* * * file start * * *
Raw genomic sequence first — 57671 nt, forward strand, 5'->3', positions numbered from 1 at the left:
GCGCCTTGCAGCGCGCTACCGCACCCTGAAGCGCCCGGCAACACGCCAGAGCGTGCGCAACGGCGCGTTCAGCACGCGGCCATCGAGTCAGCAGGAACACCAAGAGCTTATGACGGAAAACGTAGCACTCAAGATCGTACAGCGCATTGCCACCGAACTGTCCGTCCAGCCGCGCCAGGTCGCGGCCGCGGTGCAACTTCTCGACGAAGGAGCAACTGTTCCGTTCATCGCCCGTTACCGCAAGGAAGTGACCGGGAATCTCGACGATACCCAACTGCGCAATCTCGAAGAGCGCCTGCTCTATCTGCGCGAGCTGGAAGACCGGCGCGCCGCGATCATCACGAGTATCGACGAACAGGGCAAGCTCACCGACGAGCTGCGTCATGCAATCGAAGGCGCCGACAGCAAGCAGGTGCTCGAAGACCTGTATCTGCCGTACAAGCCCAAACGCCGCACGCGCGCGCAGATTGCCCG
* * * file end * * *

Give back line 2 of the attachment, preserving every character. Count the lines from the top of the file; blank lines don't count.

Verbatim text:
GCGCCTTGCAGCGCGCTACCGCACCCTGAAGCGCCCGGCAACACGCCAGAGCGTGCGCAACGGCGCGTTCAGCACGCGGCCATCGAGTCAGCAGGAACACCAAGAGCTTATGACGGAAAACGTAGCACTCAAGATCGTACAGCGCATTGCCACCGAACTGTCCGTCCAGCCGCGCCAGGTCGCGGCCGCGGTGCAACTTCTCGACGAAGGAGCAACTGTTCCGTTCATCGCCCGTTACCGCAAGGAAGTGACCGGGAATCTCGACGATACCCAACTGCGCAATCTCGAAGAGCGCCTGCTCTATCTGCGCGAGCTGGAAGACCGGCGCGCCGCGATCATCACGAGTATCGACGAACAGGGCAAGCTCACCGACGAGCTGCGTCATGCAATCGAAGGCGCCGACAGCAAGCAGGTGCTCGAAGACCTGTATCTGCCGTACAAGCCCAAACGCCGCACGCGCGCGCAGATTGCCCG